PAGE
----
Duane D. Hackney, who served as chief master sergeant in U.S. Air Force during the Vietnam War, will inducted into the Michigan Military and Veterans Hall of Honor on May 17.
He is one of 12 of Michigan’s most distinguished military veterans who will be recognized at the first-ever Michigan Military Veterans Hall of Honor ceremony in Lansing. The event begins at 2 p.m. at the Michigan Military Museum, 702 W. Kalamazoo St. The event is free and open to the public. To learn more, visit www.mimilitaryvethallofhonor.org or call 517-539-1903.
Hackney was awarded 28 decorations for valor in combat and more than 70 awards and decorations, becoming the most decorated airman in Air Force history.
His pararescue career began quickly. Three days after reporting for duty, Hackney flew his first combat mission.
He earned four distinguished flying crosses and 18 Air Medals for single acts of heroism.
In 1967 Hackney descended from his HH-3E to look for a downed pilot near Mu Gia pass, North Vietnam. He searched for two hours until bad weather forced a return to base. The severely wounded pilot was found. He carried the pilot back to the helicopter to begin their retreat.
Before they could clear enemy air space, anti-aircraft artillery struck the helicopter, and Hackney strapped his own parachute on the pilot’s back and helped him get out the door. Before he could buckle the chute, the Jolly Green Giant’s fuel line exploded, blasting Hackney through the door.
Holding on to the chute with his arms, he managed to pull the cord before plummeting into the forest 250 feet below. The chute slowed his fall, but he still plunged 80 more feet to a rock ledge. Severely burned and pierced by shrapnel, Hackney managed to evade capture.
The rescuer was rescued. He was the only survivor of the thwarted mission.
For giving up his parachute and risking his own life, Hackney received the Air Force Cross, second only to the Medal of Honor. He was the youngest person and the fourth enlisted member to receive the medal. His combat tour ended in October 1967. He died in 1993 at the age of 46.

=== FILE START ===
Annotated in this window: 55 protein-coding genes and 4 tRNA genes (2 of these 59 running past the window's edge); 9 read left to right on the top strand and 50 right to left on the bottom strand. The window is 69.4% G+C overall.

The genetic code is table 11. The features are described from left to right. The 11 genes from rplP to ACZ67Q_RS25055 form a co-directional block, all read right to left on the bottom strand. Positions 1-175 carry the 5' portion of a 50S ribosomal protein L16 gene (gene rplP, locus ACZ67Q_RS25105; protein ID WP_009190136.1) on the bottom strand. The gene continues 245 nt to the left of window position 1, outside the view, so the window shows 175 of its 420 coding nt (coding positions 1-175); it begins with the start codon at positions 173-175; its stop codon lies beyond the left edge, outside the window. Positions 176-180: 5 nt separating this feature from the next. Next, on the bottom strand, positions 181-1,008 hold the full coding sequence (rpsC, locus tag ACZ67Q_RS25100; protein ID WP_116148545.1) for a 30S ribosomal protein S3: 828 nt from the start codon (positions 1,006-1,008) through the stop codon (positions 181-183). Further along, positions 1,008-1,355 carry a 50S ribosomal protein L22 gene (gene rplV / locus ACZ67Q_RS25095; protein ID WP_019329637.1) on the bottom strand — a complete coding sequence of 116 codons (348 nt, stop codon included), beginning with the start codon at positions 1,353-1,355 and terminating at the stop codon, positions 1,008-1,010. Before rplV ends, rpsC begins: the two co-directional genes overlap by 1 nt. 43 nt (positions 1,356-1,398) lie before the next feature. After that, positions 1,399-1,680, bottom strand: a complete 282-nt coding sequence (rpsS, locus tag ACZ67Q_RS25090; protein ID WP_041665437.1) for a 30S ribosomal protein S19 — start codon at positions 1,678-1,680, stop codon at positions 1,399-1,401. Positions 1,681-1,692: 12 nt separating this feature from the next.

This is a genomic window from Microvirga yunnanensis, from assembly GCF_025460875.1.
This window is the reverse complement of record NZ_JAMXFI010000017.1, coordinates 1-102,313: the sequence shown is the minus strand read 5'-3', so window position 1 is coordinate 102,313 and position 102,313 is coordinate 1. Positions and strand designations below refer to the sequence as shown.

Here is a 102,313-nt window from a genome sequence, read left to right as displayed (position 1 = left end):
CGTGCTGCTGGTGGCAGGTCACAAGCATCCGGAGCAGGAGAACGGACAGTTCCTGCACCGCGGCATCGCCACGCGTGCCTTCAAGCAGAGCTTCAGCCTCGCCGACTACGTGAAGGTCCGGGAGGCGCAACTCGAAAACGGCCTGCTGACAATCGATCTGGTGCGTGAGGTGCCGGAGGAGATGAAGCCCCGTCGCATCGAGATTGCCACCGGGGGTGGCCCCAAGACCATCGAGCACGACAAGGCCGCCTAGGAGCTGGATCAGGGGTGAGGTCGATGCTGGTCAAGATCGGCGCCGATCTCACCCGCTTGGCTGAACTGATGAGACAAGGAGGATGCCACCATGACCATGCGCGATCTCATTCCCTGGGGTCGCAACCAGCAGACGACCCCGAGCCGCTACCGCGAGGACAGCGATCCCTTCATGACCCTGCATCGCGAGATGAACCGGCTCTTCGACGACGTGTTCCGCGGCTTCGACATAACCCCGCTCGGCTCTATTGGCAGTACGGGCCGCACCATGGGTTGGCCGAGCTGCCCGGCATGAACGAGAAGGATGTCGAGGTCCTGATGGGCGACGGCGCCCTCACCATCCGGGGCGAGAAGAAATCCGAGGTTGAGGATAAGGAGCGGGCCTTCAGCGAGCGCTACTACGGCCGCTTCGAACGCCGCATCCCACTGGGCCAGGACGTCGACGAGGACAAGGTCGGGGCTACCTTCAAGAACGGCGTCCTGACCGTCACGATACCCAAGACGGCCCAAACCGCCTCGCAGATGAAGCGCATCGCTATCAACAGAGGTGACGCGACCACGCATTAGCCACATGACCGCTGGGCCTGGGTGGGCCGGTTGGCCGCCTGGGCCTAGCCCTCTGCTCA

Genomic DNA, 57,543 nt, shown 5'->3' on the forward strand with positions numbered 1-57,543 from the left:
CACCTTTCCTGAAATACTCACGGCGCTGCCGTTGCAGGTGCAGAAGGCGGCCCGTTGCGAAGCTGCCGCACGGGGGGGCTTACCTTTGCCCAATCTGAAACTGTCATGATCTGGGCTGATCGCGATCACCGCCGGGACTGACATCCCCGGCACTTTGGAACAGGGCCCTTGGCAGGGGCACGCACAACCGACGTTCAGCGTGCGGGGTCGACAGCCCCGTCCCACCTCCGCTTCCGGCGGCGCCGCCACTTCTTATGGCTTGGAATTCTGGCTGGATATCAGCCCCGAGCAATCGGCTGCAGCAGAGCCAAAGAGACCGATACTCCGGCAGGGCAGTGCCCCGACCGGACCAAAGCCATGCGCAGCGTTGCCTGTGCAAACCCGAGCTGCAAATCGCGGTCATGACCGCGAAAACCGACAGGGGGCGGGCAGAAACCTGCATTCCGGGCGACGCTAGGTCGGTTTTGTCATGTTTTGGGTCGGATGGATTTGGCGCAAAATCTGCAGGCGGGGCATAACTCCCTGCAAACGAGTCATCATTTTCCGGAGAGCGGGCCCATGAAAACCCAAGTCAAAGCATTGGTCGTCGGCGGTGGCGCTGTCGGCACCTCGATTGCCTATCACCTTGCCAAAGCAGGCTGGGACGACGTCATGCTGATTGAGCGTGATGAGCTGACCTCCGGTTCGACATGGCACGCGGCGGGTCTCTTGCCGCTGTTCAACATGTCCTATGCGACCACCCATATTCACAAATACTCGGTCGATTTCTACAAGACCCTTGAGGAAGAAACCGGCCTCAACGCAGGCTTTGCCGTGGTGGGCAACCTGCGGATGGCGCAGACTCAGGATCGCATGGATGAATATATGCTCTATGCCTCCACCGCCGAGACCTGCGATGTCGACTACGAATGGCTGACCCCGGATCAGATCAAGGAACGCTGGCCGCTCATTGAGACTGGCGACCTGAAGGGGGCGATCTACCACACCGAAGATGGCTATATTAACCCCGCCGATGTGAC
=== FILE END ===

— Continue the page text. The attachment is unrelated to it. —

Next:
In 2018, Michigan became just the 12th state with an entity to recognize veterans, active-duty and reserve personnel statewide. The inaugural event will honor soldiers with a connection to Michigan for their military service, or for their combined military, community and professional accomplishments.
“Honor is a core military virtue that, unlike fame, implies true worth, genuine virtue and real achievement – valorous and meritorious,” says retired Major General Robert W. Smith III, president of the Michigan Military and Veterans Hall of Honor. “The military veterans for whom we will honor at our inaugural ceremony exemplify these attributes through their military, personal and professional achievements.”
This year’s Hall of Honor inductees will be honored in two categories: the “Veterans” category and the “Military” category. Hackney will be recognized on the Military category
Other inductees in that category include:
- Margaret A. Brewer, Brigadier General, U.S. Marine Corps, Durand
- Alexander “Jeff” Jefferson, Lieutenant Colonel, U.S. Army Air Forces, U.S. Air Force, Southfield
- Charles S. Kettles, Lieutenant Colonel, U.S. Army, Ypsilanti
- Jack R. Lousma, Colonel, U.S. Marine Corps, Grand Rapids
- Donald Eugene “Digger” Odell, Lieutenant Colonel, U.S. Air Force, Mount Clemens
Those who will be inducted in the Veterans category include:
- Tyrone Chatman, SP4, U.S. Army 1970-1972, Southfield
- John D. Dingell, Second Lieutenant, U.S. Army 1944-1946, Dearborn
- Michael Ilitch Sr., Sergeant, Marine Corps 1947-1951, Detroit
- Keith King, SP4 U.S. Army 1969-1971, Redford
- Joseph Louis “Joe Louis” Barrow, Technical Sergeant, U.S. Army 1942-1945, Detroit
- Vincent W. Patton III, Master Petty Officer, U.S. Coast Guard 1972-2002, Detroit
To learn more, visit www.mimilitaryvethallofhonor.org or call 517-539-1903.